The first step to filing a brain injury claim is determining whether an insurance policy covers the incident. If someone else’s negligence caused your accident, contact their insurance company’s claims department and let them know you are injured. That will get your claim started. However, with a serious and permanent brain injury, you may be able to move forward with a lawsuit.
It is best to refrain from discussing the accident in detail with the insurance adjuster or at-fault party because they could misconstrue something you say to try to reduce the value of your claim or deny it outright. Instead, contact an experienced personal injury lawyer who can negotiate a fair settlement on your behalf while you focus on your treatment and rehabilitation.
Filing a Claim for Compensation After a Brain Injury
When another party’s negligence causes someone’s injury, one of the first questions they ask us is how much their claim is worth. This is a tough question to answer after a traumatic brain injury (TBI) because there are so many variables in this kind of case.
The best option for a severely injured person is often to move forward with a lawsuit and see what happens in court.
Suppose your TBI resulted from an auto accident. In that case, you might be wondering about filing a claim through Florida’s no-fault auto insurance system, as your personal injury protection (PIP) insurance will not fully cover your medical expenses.
That said, the law has a severity threshold, which means that if an injury is serious and permanent, you can simply file a civil suit in court instead of first negotiating with the insurance company. An experienced personal injury lawyer can help you decide on your best course of action.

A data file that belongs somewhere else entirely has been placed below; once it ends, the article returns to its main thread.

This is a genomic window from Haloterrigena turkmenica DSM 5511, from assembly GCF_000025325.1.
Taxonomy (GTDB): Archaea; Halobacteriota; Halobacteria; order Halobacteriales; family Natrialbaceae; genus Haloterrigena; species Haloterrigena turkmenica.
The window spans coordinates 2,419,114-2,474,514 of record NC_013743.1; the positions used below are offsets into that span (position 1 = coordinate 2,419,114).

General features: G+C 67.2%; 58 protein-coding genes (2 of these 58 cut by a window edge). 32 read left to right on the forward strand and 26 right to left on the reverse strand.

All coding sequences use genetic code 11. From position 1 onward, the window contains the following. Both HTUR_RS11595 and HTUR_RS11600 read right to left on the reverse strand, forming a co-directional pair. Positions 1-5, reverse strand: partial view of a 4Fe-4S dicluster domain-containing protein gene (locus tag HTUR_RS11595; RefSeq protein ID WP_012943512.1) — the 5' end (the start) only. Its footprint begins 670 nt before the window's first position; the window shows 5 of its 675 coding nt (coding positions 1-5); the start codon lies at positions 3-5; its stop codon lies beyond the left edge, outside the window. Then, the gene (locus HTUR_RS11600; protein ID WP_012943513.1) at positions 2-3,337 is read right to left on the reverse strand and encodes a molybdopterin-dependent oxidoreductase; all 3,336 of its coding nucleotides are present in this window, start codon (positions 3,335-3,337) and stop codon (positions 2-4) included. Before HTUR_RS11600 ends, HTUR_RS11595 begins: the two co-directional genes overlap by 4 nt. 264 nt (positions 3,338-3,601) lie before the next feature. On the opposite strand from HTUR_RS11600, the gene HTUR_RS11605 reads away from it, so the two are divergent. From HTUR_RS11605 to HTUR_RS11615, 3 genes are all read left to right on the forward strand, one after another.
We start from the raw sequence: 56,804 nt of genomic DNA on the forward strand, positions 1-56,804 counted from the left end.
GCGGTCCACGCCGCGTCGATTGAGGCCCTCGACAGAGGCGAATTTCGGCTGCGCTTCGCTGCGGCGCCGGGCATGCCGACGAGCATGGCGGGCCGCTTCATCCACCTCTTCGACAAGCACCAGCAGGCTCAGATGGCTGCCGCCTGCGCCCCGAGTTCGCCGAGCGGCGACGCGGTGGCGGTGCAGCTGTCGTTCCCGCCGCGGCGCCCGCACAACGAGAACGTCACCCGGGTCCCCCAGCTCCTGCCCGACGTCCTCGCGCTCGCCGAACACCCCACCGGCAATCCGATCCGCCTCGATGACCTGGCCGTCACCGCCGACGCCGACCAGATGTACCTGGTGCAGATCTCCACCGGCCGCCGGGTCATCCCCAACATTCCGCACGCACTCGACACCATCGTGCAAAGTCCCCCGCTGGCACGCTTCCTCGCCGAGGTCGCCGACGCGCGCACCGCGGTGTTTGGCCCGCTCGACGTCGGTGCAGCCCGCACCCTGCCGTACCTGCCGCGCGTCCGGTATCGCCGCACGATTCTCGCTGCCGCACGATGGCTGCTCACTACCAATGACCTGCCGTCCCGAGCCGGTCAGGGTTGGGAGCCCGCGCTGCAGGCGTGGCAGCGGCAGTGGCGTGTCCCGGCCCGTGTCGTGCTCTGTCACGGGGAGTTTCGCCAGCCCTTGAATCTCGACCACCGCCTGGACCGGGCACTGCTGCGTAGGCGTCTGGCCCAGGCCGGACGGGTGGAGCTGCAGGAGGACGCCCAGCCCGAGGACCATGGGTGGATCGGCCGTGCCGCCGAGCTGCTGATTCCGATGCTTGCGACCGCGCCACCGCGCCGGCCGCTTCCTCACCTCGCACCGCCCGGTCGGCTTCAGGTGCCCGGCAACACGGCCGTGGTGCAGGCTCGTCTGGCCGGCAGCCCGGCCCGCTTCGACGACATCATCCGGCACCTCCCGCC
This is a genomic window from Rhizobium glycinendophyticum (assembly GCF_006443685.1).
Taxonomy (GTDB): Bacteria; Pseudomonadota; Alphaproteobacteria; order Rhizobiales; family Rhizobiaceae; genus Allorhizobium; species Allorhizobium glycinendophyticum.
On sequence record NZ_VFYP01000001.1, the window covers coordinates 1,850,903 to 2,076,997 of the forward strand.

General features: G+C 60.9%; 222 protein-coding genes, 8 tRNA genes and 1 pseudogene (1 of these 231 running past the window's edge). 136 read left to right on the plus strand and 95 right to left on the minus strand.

Damages to Include in Your Personal Injury Claim
After a severe injury may be entitled to both economic and non-economic damages. Economic damages include expenses with exact amounts attached to them, such as medical bills and lost wages, whereas non-economic damages, like loss of quality of life, are more challenging to quantify. After a severe brain injury, you may be eligible for compensation for the following:
- Medical expenses
- Lost wages, including loss of future earning capacity
- Pain and suffering
- Loss of quality of life
For a free legal consultation, call (239) 334-3933
Ensuring Your Brain Injury Claim is Successful
A successful brain injury claim requires persistence, and it’s also important to keep track of all documents related to your case. The best way to ensure that your claim is successful is to hire a lawyer who has experience litigating personal injury claims involving brain injuries.
Brain injury cases can be challenging to prove because they often happen during accidents. However, if you have been injured due to someone else’s negligence, you have the right to file a personal injury lawsuit against them.
To win such a case, you must show that the other party was negligent, which means that they did something wrong that caused your accident. For example, if you were hurt at work, you could sue your employer for failing to provide adequate safety equipment or training.
Filing a Workplace Claim for a Brain Injury
In most cases, workplace injuries are covered by workers’ compensation insurance, which provides temporary and permanent disability benefits. Your personal injury lawyer can help you file a workers’ comp claim.